Keeping your own frame: Whose life are you living?

A concept that I’ve found helpful is the idea of frame, the idea of how we frame ourselves and what’s going on in our lives.
And I’ve talked about a related idea with the idea of are you in your story or are you in somebody else’s story? And it’s kind of like that.
It’s like your perspective of how you see your own life.
Are you judging yourself based on what other people think about you? Are you sort of imagining their lives and thinking about how you fit in, how you might be a part of their story, their frame, their perspective? That’s the idea of being in somebody else’s frame.
If we really focus on pleasing somebody, we could say, you know, hoping that somebody else will like us and approve of us, and so we’re thinking about “How do they see the world?” and you know, “How do I appear to them?” And it’s so easy to fall into that, and learning how to be centered in our own frame and developing and training this as a habit seems like it can be a very powerful tool.
We all start life in, you could say, the frame of our parents, because we begin entirely dependent on our parents, and so we sort of see ourselves as fitting into their world, the world that they have created for us, and it becomes, of course, very important to know how we fit with them, and they show us how to interpret the world and what’s good, what’s bad, what’s important, what’s irrelevant.
We’re all absorbing that from our environment.
And when we get a bit older, maybe it becomes the world of the peers, the group of other kids our age, and they have all these standards about, you know, what is good and bad and important and irrelevant, and we are influenced by that.
And we want to fit in with this group of peers, and so we kind of think about their frame and the way that they see the world.
We get older, maybe if we have some kind of a romantic attraction, we can become focused on pleasing the other person, and does this person like me or does this person not like me? And if I do this, will the person like me more or less? Focused on that frame.
And as adults, even fitting into society, we get this frame about what does it mean to be a good person, a correct person, the right kind of person, the kind of person that will be loved and appreciated, admired, accepted? What do we need to believe? What do we need to do in order to be correct, to be approved of? So all these things are valuable parts of our development.
I mean, we learn through feedback from other people around us.
And it’s certainly not entirely negative to have some sense of what other people think of us, and you know, we can get some corrective feedback.
If, you know, if we’re somebody that goes around punching people and then picking our nose, you know, we get to learn “OK, we’re getting some negative feedback here.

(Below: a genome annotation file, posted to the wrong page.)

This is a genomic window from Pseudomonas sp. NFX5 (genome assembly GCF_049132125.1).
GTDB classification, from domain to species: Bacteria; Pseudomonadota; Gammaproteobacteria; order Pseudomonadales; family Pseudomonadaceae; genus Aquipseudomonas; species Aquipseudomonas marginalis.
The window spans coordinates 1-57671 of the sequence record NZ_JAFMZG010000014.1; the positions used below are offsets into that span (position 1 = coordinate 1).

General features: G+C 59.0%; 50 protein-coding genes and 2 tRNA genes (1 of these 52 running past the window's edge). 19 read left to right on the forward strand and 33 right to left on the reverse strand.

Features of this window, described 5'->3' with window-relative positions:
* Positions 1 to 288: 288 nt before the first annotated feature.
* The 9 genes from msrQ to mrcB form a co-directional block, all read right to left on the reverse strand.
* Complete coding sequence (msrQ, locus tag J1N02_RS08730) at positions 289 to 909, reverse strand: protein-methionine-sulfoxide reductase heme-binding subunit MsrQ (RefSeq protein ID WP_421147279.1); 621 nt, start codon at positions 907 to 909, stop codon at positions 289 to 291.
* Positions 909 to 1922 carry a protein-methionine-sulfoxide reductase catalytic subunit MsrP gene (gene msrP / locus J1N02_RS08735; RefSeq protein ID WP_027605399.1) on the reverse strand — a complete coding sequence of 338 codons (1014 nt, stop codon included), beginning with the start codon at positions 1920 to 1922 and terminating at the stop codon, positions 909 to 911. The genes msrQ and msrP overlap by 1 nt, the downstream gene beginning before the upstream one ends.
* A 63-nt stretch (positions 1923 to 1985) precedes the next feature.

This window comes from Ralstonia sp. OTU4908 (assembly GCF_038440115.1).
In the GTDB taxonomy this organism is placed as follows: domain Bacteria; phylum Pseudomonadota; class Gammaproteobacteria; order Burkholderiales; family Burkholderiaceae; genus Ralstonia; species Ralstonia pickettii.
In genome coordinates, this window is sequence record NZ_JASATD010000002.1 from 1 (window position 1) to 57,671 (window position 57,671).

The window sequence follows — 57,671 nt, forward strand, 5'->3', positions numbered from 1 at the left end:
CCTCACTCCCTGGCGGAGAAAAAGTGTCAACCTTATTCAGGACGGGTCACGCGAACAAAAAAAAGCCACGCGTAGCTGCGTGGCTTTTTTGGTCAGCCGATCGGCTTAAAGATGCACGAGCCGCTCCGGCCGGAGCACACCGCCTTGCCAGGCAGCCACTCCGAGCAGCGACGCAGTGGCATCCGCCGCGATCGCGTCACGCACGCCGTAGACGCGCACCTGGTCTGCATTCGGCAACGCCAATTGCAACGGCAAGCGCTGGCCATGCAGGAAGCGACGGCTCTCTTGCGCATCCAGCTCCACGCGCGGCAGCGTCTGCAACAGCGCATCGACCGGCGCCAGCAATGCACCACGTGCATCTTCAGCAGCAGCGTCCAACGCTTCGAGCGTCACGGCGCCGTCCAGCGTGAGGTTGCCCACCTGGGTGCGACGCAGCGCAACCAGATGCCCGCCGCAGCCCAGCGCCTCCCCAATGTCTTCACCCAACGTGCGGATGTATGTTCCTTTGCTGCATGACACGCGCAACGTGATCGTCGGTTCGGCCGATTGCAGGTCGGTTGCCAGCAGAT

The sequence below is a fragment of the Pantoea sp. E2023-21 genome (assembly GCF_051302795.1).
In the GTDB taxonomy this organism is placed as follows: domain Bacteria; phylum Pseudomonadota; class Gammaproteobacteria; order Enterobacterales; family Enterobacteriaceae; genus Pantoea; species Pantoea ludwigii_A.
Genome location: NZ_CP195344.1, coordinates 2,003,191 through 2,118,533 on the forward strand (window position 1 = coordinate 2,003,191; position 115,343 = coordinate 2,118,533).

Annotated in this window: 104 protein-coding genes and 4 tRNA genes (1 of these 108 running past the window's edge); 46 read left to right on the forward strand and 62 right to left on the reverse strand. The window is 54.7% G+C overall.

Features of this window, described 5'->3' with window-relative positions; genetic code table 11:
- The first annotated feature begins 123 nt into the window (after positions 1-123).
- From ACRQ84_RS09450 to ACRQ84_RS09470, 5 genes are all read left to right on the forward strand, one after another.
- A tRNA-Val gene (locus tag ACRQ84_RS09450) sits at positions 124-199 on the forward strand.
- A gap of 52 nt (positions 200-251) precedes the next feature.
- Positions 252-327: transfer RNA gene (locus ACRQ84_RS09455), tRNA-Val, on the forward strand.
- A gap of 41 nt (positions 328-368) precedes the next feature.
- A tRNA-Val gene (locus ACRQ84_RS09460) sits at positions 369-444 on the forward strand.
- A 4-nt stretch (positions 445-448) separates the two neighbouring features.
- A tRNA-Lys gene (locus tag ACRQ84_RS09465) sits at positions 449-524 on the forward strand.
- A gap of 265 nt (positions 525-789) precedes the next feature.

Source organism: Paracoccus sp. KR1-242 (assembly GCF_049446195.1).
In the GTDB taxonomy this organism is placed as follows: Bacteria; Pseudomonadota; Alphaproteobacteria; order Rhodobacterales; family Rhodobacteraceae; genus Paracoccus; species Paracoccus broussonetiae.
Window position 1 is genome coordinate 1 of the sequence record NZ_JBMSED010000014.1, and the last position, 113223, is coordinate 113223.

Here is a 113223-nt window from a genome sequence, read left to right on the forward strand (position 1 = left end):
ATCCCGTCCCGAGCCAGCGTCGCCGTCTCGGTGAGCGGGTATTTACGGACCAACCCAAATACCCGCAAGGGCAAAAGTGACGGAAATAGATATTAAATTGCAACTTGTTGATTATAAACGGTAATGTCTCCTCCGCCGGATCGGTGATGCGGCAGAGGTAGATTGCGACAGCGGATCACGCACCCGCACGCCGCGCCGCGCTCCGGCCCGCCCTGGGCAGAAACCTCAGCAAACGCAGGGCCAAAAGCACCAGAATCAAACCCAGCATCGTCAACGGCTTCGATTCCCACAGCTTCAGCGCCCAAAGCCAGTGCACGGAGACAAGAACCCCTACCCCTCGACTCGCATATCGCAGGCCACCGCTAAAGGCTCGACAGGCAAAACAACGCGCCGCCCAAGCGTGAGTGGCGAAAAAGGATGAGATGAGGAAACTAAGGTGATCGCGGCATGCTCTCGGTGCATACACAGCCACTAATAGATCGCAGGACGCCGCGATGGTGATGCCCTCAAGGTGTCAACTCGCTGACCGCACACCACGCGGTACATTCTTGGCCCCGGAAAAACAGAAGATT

This is not making me popular.” And you know, so at least something that you can note and say “OK, maybe there’s something I’m doing wrong here that is leading to me not being accepted and approved of and loved.” So definitely this kind of feedback can be very valuable.
But if we take it too far, and we become too focused on that, especially as we become more mature, we become kind of dependent on other people’s approval.
We become increasingly focused on, you know, “Oh, how can I please them? How can I do things that will give me a good reaction from other people?” And it becomes very externally focused.
And it’s very unreliable too, because people’s opinions can change for all kinds of reasons and like oh, you know, “I used to be a certain way, and that got a lot of good reactions, but now I’m doing the same thing and people don’t like me anymore.” And it can lead to all kinds of self-doubt, because you know, we just we have this great unknown of like “I’m just trying to do the right thing but I’m not getting the approval I want, so what’s wrong?” And so it can be very limiting if we take this too far.
So the idea of taking back frame is this change from being focused on what others think about me to what I think about me, what you think about you.
What is your idea of what a good person is, and what is the right way to be? Becoming centered in yourself, rather than living in somebody else’s frame, trying to imagine how you can fit into this other picture, you have your own picture of what you like and think is good, and now you place yourself within that picture and you can judge yourself based on how you live up to your own values.
So I’d be curious to hear what you think about this idea.
Is this the right way to be, where we focus entirely on our own frame? Or is it still important to feel like we’re part of another frame as well? And how do we balance these ideas?

#frame #yourstory #keepframe

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